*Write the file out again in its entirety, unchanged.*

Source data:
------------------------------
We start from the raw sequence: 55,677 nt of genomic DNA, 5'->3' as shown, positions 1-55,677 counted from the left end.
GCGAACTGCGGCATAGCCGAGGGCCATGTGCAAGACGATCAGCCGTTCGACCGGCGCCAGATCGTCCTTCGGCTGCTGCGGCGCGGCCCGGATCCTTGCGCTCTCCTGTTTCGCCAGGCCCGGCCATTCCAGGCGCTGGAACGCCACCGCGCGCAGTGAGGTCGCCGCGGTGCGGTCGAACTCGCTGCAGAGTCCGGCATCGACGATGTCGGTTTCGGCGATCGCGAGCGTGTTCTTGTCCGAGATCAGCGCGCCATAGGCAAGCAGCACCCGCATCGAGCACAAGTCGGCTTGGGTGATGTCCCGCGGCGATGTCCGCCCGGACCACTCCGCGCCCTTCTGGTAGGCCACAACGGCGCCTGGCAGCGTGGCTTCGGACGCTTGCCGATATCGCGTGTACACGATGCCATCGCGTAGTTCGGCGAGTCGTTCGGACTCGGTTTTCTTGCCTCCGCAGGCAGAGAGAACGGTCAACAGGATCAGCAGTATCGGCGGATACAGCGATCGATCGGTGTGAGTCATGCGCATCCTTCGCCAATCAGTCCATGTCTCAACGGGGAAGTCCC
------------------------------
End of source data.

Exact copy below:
We start from the raw sequence: 55,677 nt of genomic DNA, 5'->3' as shown, positions 1-55,677 counted from the left end.
GCGAACTGCGGCATAGCCGAGGGCCATGTGCAAGACGATCAGCCGTTCGACCGGCGCCAGATCGTCCTTCGGCTGCTGCGGCGCGGCCCGGATCCTTGCGCTCTCCTGTTTCGCCAGGCCCGGCCATTCCAGGCGCTGGAACGCCACCGCGCGCAGTGAGGTCGCCGCGGTGCGGTCGAACTCGCTGCAGAGTCCGGCATCGACGATGTCGGTTTCGGCGATCGCGAGCGTGTTCTTGTCCGAGATCAGCGCGCCATAGGCAAGCAGCACCCGCATCGAGCACAAGTCGGCTTGGGTGATGTCCCGCGGCGATGTCCGCCCGGACCACTCCGCGCCCTTCTGGTAGGCCACAACGGCGCCTGGCAGCGTGGCTTCGGACGCTTGCCGATATCGCGTGTACACGATGCCATCGCGTAGTTCGGCGAGTCGTTCGGACTCGGTTTTCTTGCCTCCGCAGGCAGAGAGAACGGTCAACAGGATCAGCAGTATCGGCGGATACAGCGATCGATCGGTGTGAGTCATGCGCATCCTTCGCCAATCAGTCCATGTCTCAACGGGGAAGTCCC